Test for Aflatoxin Before Feeding Moisture-Stressed Corn

It could be a matter of life and death.

Hot, dry summers like we’ve seen throughout the 2021 growing season stress plants and create the perfect environment for fungal growth and toxins. Test for nitrate levels and mycotoxin before you feed moisture-stressed corn silage or grain to livestock. If you plan to graze corn stubble, it is a good idea to test the lower one-third of plant in the area you plan to graze.

Even one highly contaminated kernel in a five-pound sample could result in more than 20 parts per billion (ppb) aflatoxin. If you see olive green or graygreen fungus on corn kernels, contact a feed testing lab like DairyLandLabs.com or IowaGrain.org.

Aflatoxins cause various animal health problems, including death in some cases. Most commonly, feeding contaminated corn reduces the animals’ feed efficiency and reproductivity. Aflatoxin also suppresses an animal’s immune system, making it more susceptible to infectious diseases. In addition, aflatoxin can appear in the milk produced by dairy cows that were fed contaminated corn.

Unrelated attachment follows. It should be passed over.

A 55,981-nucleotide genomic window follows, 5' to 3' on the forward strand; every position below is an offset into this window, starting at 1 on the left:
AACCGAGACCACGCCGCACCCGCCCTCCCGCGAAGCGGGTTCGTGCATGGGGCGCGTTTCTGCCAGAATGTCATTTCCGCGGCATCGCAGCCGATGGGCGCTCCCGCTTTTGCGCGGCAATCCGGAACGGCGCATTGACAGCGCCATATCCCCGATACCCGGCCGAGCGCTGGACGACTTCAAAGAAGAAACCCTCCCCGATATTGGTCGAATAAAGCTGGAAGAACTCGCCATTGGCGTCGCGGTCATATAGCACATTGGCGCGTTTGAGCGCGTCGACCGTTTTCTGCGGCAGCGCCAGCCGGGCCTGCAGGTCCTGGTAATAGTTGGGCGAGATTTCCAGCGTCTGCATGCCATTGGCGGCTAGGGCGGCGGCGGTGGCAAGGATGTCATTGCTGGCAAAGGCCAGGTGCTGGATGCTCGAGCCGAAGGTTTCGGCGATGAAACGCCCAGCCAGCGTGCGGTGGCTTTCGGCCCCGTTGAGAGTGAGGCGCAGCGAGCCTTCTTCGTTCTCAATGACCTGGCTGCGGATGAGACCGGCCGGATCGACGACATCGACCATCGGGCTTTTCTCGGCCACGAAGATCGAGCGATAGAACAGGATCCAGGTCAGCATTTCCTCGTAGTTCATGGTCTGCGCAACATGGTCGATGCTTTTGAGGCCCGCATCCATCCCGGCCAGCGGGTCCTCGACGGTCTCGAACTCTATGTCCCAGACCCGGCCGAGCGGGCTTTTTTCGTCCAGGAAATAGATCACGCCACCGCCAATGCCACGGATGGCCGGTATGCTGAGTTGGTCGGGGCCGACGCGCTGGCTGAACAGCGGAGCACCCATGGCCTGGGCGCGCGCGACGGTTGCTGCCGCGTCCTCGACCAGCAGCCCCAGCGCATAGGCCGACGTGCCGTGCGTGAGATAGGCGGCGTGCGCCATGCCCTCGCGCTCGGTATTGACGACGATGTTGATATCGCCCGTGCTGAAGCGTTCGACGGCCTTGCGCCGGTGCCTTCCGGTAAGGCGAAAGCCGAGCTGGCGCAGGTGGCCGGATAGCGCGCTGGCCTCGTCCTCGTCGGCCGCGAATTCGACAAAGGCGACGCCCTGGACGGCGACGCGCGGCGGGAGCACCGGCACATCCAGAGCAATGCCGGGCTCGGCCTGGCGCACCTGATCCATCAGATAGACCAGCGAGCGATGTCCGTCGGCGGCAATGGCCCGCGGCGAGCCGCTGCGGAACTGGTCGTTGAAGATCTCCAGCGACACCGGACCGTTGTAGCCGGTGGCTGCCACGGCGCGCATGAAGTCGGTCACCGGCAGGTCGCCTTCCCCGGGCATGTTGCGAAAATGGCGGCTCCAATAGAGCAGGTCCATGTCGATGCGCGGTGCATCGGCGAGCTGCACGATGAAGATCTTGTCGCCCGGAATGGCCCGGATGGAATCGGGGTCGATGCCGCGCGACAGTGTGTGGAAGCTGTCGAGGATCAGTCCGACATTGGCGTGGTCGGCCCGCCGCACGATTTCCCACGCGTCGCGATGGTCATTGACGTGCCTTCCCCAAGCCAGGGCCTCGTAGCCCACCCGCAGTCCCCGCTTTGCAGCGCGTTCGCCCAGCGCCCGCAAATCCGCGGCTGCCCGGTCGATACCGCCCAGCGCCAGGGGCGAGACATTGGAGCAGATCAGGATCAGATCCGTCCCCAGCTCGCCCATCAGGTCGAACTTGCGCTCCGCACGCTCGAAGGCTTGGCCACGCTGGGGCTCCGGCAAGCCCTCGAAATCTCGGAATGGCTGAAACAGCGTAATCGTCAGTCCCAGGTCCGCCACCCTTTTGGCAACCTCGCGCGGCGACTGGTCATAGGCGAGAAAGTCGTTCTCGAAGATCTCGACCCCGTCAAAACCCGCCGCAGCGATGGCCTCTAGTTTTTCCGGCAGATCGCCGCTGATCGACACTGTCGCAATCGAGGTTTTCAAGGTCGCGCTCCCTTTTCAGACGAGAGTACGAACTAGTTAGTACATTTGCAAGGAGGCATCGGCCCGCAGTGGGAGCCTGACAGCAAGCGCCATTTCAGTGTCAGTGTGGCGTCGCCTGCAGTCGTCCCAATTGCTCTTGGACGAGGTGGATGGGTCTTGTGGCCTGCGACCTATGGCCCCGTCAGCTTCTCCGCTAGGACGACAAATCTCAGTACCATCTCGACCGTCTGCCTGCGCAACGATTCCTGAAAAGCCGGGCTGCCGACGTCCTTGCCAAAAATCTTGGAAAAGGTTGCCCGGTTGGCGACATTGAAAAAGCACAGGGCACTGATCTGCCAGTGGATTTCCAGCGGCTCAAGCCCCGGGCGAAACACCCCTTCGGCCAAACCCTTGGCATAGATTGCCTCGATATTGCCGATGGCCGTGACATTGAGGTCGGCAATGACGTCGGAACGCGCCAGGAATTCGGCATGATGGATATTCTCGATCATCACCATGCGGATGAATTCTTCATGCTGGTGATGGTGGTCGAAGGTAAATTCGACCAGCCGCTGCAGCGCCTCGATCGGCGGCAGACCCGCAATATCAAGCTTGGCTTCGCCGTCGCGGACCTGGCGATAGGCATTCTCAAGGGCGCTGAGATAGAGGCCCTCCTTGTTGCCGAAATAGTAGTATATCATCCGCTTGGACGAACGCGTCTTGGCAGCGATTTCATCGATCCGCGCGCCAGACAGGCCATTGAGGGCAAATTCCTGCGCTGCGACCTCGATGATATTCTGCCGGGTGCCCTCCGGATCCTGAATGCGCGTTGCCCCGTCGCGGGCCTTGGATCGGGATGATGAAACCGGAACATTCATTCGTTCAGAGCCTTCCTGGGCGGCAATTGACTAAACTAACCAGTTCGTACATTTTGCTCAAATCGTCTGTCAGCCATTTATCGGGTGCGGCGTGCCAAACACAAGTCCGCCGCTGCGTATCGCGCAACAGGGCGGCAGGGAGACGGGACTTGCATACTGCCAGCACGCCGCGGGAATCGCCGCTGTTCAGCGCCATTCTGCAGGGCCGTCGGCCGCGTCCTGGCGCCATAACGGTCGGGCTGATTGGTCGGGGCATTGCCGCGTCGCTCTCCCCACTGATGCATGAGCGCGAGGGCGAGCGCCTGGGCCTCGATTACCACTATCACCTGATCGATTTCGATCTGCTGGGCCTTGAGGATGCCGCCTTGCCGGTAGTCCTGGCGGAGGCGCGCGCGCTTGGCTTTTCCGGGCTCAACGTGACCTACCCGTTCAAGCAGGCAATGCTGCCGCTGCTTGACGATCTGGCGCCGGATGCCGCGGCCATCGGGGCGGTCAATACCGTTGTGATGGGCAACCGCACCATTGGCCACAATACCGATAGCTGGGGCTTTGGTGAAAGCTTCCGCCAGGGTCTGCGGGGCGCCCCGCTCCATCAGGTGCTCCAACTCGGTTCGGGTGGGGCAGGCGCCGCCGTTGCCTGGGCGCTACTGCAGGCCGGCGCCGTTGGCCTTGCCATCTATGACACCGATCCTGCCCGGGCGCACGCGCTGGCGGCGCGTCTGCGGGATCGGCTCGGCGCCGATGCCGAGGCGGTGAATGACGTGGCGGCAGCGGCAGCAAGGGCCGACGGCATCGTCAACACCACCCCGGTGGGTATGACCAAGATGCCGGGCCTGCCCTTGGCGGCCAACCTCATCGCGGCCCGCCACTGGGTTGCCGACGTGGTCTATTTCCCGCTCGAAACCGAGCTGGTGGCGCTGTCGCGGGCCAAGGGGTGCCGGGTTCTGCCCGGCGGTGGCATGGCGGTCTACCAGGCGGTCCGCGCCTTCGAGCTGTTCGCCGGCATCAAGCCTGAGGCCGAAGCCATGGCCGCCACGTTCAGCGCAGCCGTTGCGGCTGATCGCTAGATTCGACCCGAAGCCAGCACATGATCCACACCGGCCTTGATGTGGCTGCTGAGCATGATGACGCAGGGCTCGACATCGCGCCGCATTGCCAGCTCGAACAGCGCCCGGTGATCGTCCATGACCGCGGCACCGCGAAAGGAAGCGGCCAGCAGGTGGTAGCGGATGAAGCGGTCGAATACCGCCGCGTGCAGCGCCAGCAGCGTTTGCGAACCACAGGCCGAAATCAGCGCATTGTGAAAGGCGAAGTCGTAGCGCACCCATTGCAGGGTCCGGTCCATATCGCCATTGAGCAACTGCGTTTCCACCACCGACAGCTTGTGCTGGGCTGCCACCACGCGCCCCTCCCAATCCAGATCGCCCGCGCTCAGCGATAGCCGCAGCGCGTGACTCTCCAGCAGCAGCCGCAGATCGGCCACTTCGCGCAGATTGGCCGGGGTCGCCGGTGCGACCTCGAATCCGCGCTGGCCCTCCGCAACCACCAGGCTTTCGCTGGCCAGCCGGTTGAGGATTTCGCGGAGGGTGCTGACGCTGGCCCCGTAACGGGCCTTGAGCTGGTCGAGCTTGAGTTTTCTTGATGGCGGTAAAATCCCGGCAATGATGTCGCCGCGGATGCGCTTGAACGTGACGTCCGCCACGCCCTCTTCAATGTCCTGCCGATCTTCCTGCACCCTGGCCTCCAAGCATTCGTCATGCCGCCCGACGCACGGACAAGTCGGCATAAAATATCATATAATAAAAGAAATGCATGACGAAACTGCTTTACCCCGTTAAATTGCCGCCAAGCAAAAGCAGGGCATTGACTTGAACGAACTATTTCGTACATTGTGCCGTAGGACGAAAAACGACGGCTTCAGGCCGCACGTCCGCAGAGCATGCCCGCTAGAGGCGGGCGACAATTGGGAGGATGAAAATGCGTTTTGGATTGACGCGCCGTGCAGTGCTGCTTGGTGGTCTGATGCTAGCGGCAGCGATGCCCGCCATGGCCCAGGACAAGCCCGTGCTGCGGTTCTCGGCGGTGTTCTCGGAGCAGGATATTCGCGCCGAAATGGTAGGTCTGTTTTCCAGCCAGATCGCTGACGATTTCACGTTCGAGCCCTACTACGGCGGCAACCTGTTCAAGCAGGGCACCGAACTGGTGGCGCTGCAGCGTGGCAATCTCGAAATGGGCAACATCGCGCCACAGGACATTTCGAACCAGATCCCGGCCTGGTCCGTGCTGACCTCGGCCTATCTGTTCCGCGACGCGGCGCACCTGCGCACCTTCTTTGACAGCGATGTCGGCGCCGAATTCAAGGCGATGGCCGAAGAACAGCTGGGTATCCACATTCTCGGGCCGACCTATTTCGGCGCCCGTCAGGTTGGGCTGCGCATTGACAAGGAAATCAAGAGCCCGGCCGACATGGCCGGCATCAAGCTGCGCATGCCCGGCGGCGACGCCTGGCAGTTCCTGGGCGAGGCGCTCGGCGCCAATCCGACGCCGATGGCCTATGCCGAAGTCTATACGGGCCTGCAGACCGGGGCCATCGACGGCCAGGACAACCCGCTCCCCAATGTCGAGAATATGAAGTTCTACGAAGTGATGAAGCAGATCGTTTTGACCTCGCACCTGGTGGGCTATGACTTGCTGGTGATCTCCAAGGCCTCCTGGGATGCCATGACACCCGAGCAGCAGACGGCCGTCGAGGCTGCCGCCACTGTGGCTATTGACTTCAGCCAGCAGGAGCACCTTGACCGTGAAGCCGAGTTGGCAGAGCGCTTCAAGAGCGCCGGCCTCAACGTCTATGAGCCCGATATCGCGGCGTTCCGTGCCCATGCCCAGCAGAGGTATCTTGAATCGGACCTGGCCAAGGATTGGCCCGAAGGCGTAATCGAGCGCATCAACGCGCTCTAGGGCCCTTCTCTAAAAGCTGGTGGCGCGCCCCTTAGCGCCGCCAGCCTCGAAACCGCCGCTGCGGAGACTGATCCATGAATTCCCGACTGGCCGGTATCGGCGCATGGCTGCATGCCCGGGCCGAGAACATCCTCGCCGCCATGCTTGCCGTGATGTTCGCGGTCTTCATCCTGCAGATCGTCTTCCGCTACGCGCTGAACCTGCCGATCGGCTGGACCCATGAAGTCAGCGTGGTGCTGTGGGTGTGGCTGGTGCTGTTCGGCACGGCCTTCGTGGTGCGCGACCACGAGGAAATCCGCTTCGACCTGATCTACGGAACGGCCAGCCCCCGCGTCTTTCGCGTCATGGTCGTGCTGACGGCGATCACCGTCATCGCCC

Prime conditions for the fungus to produce toxin are warm nights, when temperatures stay above 70 degrees Fahrenheit, during the latter stages of grain fill (August/September) in a period of drought. As kernel moisture decreases, aflatoxin production increases. Toxin production is highest at 18 to 20 percent kernel moisture and usually stops around 15 percent kernel moisture. Ensiling corn usually does not reduce aflatoxin concentrations, but concentrations are unlikely to increase in properly managed silage.

Below are guidelines from the Food and Drug Administration (FDA) for acceptable aflatoxin levels in corn based on intended use. I also encourage you to work with a livestock nutritionist.

Aflatoxin table